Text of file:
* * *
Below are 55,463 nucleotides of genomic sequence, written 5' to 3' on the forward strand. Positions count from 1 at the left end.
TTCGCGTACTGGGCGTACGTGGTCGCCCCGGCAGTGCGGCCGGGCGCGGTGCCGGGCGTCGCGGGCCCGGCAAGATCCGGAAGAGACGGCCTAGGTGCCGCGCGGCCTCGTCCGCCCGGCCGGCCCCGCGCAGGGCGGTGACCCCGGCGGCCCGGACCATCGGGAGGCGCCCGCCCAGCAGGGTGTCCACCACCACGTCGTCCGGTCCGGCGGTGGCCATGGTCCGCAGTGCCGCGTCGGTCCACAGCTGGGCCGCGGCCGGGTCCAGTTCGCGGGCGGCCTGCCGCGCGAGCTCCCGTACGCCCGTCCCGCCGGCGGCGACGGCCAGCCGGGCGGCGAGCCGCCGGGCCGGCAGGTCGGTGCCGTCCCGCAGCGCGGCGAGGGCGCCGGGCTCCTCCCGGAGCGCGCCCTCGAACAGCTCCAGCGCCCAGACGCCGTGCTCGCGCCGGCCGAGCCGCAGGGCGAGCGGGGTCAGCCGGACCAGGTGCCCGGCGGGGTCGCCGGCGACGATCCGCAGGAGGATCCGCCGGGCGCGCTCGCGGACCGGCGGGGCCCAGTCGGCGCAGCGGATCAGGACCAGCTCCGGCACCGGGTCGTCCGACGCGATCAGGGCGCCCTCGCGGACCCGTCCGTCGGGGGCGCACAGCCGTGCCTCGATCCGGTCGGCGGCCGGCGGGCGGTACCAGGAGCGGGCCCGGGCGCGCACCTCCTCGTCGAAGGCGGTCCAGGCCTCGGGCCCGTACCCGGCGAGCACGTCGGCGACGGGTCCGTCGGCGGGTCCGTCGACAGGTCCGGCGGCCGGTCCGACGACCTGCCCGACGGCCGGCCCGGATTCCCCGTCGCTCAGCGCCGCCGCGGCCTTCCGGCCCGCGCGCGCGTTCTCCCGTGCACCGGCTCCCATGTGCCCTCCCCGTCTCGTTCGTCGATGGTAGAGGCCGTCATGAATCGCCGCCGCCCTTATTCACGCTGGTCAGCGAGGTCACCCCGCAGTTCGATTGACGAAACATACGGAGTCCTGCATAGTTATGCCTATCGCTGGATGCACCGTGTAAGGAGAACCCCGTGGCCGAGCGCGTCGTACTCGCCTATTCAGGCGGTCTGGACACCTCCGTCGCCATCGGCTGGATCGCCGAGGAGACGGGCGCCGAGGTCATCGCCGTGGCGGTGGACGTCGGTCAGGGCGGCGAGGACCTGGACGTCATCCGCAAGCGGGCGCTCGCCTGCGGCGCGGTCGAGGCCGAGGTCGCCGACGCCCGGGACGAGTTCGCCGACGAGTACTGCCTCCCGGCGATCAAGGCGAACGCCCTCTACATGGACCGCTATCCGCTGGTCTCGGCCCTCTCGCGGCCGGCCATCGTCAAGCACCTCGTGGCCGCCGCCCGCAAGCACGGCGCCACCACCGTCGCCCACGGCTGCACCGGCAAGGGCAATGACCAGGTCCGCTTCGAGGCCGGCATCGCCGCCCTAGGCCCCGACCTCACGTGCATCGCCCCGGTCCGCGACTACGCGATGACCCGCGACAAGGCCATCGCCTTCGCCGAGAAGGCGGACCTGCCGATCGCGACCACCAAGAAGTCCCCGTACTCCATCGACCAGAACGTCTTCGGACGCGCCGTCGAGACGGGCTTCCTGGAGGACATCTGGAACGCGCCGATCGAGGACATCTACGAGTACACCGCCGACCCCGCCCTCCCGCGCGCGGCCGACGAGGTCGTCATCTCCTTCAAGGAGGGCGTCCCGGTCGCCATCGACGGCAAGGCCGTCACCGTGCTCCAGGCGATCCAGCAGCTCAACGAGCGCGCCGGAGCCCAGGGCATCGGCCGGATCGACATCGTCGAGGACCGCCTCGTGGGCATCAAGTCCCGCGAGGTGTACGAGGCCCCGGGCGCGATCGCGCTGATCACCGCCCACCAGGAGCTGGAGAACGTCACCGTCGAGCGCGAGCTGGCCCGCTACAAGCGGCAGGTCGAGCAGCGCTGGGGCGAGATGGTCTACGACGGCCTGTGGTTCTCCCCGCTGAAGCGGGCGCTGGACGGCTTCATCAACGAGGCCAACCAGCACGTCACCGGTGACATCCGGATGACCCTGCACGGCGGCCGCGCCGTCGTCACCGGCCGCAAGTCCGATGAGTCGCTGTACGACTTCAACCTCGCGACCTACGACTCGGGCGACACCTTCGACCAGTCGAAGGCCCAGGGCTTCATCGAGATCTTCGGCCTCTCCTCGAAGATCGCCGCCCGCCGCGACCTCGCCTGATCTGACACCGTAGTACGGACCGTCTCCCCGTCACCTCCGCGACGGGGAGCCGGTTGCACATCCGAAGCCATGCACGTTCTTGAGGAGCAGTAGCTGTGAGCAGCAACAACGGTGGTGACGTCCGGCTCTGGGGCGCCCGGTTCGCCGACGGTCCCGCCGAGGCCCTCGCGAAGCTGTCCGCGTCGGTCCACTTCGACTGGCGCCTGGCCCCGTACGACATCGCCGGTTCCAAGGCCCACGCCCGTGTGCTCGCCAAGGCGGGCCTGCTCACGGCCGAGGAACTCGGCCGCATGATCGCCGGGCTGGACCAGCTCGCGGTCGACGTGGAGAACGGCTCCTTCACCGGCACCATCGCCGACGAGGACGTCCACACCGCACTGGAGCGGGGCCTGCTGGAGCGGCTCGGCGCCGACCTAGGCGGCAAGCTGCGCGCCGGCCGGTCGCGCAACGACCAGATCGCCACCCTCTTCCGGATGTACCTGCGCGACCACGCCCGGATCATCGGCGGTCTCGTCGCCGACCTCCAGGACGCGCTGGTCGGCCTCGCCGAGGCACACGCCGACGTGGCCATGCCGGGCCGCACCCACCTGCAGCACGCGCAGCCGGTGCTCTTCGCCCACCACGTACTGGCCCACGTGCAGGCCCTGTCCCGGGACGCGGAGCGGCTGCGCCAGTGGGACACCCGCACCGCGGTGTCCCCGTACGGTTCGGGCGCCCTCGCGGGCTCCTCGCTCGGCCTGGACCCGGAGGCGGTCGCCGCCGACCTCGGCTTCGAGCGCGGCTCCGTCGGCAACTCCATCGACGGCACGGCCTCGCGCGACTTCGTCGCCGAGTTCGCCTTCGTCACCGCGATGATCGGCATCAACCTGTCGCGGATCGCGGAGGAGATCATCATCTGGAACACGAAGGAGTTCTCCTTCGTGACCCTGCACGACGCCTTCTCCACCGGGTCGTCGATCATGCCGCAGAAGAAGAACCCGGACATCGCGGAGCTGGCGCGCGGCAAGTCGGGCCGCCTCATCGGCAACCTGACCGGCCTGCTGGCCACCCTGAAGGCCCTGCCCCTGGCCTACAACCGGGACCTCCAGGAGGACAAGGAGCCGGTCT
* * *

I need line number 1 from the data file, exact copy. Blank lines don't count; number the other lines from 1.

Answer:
Below are 55,463 nucleotides of genomic sequence, written 5' to 3' on the forward strand. Positions count from 1 at the left end.